McDonough School of Business
News Story

MBA Certificate in Nonmarket Strategy Opens a Door into D.C. Resources at Intersection of Business, Public Policy

Just two weeks after the House Judiciary Committee advanced its inquiry into the four tech giants – Amazon, Apple, Facebook, and Google – by asking over 80 companies how their businesses may have been harmed through anticompetitive behavior, Georgetown’s Center for Business and Public Policy convened a panel on Capitol Hill about debates and tensions in antitrust policy in big tech.

The timely event, which featured five antitrust experts, was a perfect example of how Georgetown leverages its location in Washington, D.C., to provide thought leadership at the intersection of business and public policy. The panel also was one among the selection of events that MBA students in the Certificate in Nonmarket Strategy program are required to attend each semester to take advantage of the rich resources the city offers at this intersection.

The Certificate in Nonmarket Strategy was created in 2016 to offer students a deeper understanding of the ways in which business and leadership are shaped by regulatory, legal, political, cultural, and social forces beyond the market.

“Today, many strategic business decisions are made not only to better serve customers, but also in response to regulations or government guidance. Future business leaders should be aware of this powerful dynamic and learn how best to incorporate nonmarket strategy into their business strategy,” said Carolyn Dombrowski (MBA’20).

Open to Full-time and Flex MBAs, the program brings to campus senior leaders from the private and public sectors and requires students to head off campus to attend nine “only in D.C.” events hosted by organizations like the Brookings Institution, Center for Strategic and International Studies, as well as government agency and Congressional hearings and U.S. Supreme Court sessions open to the public.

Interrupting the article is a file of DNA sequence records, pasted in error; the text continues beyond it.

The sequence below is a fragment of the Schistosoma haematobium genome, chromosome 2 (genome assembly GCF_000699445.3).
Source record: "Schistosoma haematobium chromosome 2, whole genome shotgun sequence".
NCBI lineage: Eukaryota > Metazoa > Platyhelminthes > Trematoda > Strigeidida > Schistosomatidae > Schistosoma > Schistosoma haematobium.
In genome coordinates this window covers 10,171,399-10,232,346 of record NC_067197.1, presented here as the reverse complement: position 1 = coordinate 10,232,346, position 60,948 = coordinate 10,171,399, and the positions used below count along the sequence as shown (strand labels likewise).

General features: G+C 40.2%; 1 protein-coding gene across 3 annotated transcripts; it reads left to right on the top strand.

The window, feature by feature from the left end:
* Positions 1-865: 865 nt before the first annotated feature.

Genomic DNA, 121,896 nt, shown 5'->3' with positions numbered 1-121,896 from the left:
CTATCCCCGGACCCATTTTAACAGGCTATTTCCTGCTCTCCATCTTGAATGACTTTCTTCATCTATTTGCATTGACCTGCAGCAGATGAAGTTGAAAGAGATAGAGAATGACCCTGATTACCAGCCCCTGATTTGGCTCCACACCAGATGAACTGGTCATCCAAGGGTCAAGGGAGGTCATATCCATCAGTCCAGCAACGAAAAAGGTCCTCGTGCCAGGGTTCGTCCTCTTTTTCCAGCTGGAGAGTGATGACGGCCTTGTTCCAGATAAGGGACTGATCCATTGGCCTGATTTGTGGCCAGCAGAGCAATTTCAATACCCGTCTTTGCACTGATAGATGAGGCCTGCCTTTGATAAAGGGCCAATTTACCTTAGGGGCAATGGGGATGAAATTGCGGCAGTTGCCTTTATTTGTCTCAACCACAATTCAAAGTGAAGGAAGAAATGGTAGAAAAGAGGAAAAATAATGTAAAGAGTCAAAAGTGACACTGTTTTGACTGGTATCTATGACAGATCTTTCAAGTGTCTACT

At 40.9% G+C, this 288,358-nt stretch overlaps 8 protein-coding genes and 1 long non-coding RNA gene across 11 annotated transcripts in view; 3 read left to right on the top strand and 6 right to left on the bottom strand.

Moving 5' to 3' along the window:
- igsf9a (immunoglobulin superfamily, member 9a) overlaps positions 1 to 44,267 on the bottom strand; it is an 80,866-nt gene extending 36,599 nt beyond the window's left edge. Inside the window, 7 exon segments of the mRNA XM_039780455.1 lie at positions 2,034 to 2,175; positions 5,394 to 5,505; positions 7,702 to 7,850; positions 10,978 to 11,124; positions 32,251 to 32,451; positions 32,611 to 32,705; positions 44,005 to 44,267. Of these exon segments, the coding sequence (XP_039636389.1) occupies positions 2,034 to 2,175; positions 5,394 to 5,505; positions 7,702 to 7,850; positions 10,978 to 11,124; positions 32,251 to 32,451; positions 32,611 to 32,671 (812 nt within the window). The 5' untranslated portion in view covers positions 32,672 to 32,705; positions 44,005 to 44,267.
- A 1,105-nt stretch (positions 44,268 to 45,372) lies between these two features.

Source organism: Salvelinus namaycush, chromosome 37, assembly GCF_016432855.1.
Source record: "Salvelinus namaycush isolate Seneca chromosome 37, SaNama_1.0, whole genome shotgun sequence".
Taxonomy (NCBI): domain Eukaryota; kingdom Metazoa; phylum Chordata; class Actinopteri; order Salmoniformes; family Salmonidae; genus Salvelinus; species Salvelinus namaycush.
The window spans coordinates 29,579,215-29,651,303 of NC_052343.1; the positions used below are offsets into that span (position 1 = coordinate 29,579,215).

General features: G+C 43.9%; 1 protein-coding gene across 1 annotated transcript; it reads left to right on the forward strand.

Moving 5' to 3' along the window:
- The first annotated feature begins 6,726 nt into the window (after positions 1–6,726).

“The certificate allows Georgetown University students to distinguish themselves from other MBA students around the country and to create opportunities for our students to interact with people who are players in the debate — legislators, regulators, policymakers, and businesspeople,” said John Mayo, faculty director of the MBA Certificate in Nonmarket Strategy and the Elsa Carlson McDonough Chair of Business Administration. “That exposure creates a sophistication in our students for dealing with 21st century business issues.”

The heightened understanding of the relationship among these different sectors appealed to Andrew Miller (MBA/MSFS’20) and directly correlated to his summer internship at EY.

“Particularly in a mergers and acquisitions context, I found clients constantly thinking about public perception, regulators, and social implications for deals,” said Miller, who will return to EY as a senior consultant after graduation. “The certificate program changed the way I think about the role of business in society, and I continue to find myself drawing on frameworks from the program.”

More than 100 Hill staffers — and a number of Georgetown MBA students — attended the September antitrust panel discussion at the Rayburn House Office Building.

“Over the past year, I’ve attended Senate hearings about the regulation of prescription drug pricing and even said hello to a few senators in the hallway on the way to the hearings. Future business decisions will be guided by the consensus within these hearings, and the Nonmarket Strategy Program provides a remarkable opportunity to experience these conversations firsthand,” said Dombrowski. “It has been the highlight of my Georgetown MBA.”

Center for Business and Public Policy
Georgetown Business Magazine